Electronic Journal of Human Sexuality, Volume 5, May 16, 2002


Book Review

Not in Front of the Children
"Indecency," Censorship, and the Innocence of Youth

By Marjorie Heins, J.D.

Hill and Wang, New York (2001)
ISBN: 0-8090-7399-4; US$ 15.00
263 pages text, 139 pages of references and index

Reviewed by David S. Hall, Ph.D.

Click on this cover to buy the book

This book is for parents, educators, and ministers who are concerned with the moral development of America's youth. It is uniquely American, for no where else in the Western world has the heavy hand of censorship been so carelessly applied. This book makes the clear case that the idea of protecting minors from ideas and images is a moral concern, without any meaningful scientific evidence to back up any claims that minors are harmed by ideas, images or discussions of sexual and violent activities. What becomes obvious is that censors use the guise of protecting children to advance their agenda of control of our thoughts.

The book is written from a legal perspective, but is not a legal brief, and is not difficult for the average reader to understand. In fact, the average reader will only have difficulty understanding why judges, including Supreme Court Justices, do and say the things they do. Heins tracks the history of judicial decisions on censorship of sexual and other material from as far back as Plato:

"A young person cannot judge what is allegorical and what is literal; anything that he receives into his mind at that age is likely to become indelible and unalterable; and therefore it is most important that the tales which the young first hear should be models of virtuous thoughts."

This passage from the Republic was quoted in a 1998 decision by the U.S. Court of Appeals, ruling that a teacher could be punished for allowing high school drama students to study a play which discussed divorce, homosexuality and unwed pregnancy. Ideas this ancient, and totally unproven by science, are still used to justify moral decisions by the highest courts in our land. They ignore the fact that high school students are often married, divorced, pregnant and actively homosexual before reaching the magic age of adulthood, what ever that is defined by law to be. Plato's ideas of government's role are as far from our modern ideas of free expression and democracy as one could possibly get, and yet he is called upon to justify decisions totally contradictory to our First Amendment.

It is not possible in this review to cover the many arguments made for and against censorship in this book, but the overall theme is that censorship deprives us from the opportunity to evaluate, learn from, and choose what we want to see, read and hear. The argument that something is harmful to minors ignores so many other issues;

Heins covers the scientific literature on the effects of sexual and violent material on children very comprehensively. It becomes clear that social scientists have not yet been able to quantify the effects of art and entertainment on anyone, yet we acknowledge such effects probably exist. The problem becomes avoiding simplistic answers to extremely complex questions, which is what happens in this debate.

A review of FCC v. Pacifica, the famous Supreme Court decision in support of banning George Carlin's "seven dirty words" from the airwaves is the classic example of the morality basis of harm-to-minor censorship. In Justice Brennan's dissent, he protested his colleagues' "depressing inability to appreciate that in our land of cultural pluralism, there are many who think, act, and talk differently from the Members of this Court". Most minors today will hear (and use?) these words on the school grounds, if not in their homes, before they are 18. Such worries are largely symbolic, and may be a subject of concern, but censorship on behalf of minors is not the most effective way to deal with language, and the adult ear is censored as well.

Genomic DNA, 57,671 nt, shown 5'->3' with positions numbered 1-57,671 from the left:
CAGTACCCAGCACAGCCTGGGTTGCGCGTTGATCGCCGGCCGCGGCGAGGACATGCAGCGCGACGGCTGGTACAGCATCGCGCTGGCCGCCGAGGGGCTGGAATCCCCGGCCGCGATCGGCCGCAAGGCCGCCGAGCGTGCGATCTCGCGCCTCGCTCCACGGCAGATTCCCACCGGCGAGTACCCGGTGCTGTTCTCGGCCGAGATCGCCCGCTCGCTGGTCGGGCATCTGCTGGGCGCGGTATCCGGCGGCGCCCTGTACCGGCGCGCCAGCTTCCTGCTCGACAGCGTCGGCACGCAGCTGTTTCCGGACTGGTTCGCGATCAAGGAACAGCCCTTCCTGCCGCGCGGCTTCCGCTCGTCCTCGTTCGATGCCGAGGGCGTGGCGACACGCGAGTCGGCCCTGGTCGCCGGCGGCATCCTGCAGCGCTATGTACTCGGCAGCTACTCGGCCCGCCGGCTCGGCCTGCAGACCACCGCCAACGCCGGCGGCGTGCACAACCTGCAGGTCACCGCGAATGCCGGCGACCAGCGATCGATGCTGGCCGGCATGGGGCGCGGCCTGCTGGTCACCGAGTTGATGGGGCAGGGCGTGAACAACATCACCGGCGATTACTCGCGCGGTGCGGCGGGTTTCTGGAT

The context within which all the "objectionable" material being censored exists is clearly important. Studies are reported where teaching critical viewing skills and media literacy eliminate the supposedly negative effects. Yet we reject teaching such skills, and allow ideas to be surpressed . Does this prepare young people for life in the real world, or does it stifle their ability to make intelligent choices? To quote Heins:

"The ponderous, humorless overliteralism of so much censorship directed at youth not only takes the fun, ambiguity, cathartic function, and irony out of the world of imagination and creativity; it reduces the difficult, complicated, joyous, and sometimes tortured experience of growing up to a sanitized combination of adult moralizing and intellectual closed doors."

"Intellectual protectionism frustrates rather than enhances young people's mental agility and capacity to deal with the world. It inhibits straightforward discussion about sex. Indeed, like TV violence, censorship may also have "modeling effects," teaching authoritarianism, intolerance for unpopular opinions, erotophobia, and sexual guilt. Censorship is an avoidance technique that addresses adult anxieties and satisfies symbolic concerns, but ultimately does nothing to resolve social problems or affirmatively help adolescents and children cope with their environments and impulses or navigate the dense and insistent media barrage that surrounds them."

This well referenced work, with a good index as well, is a must read for anyone concerned with the development of children into healthy adults.

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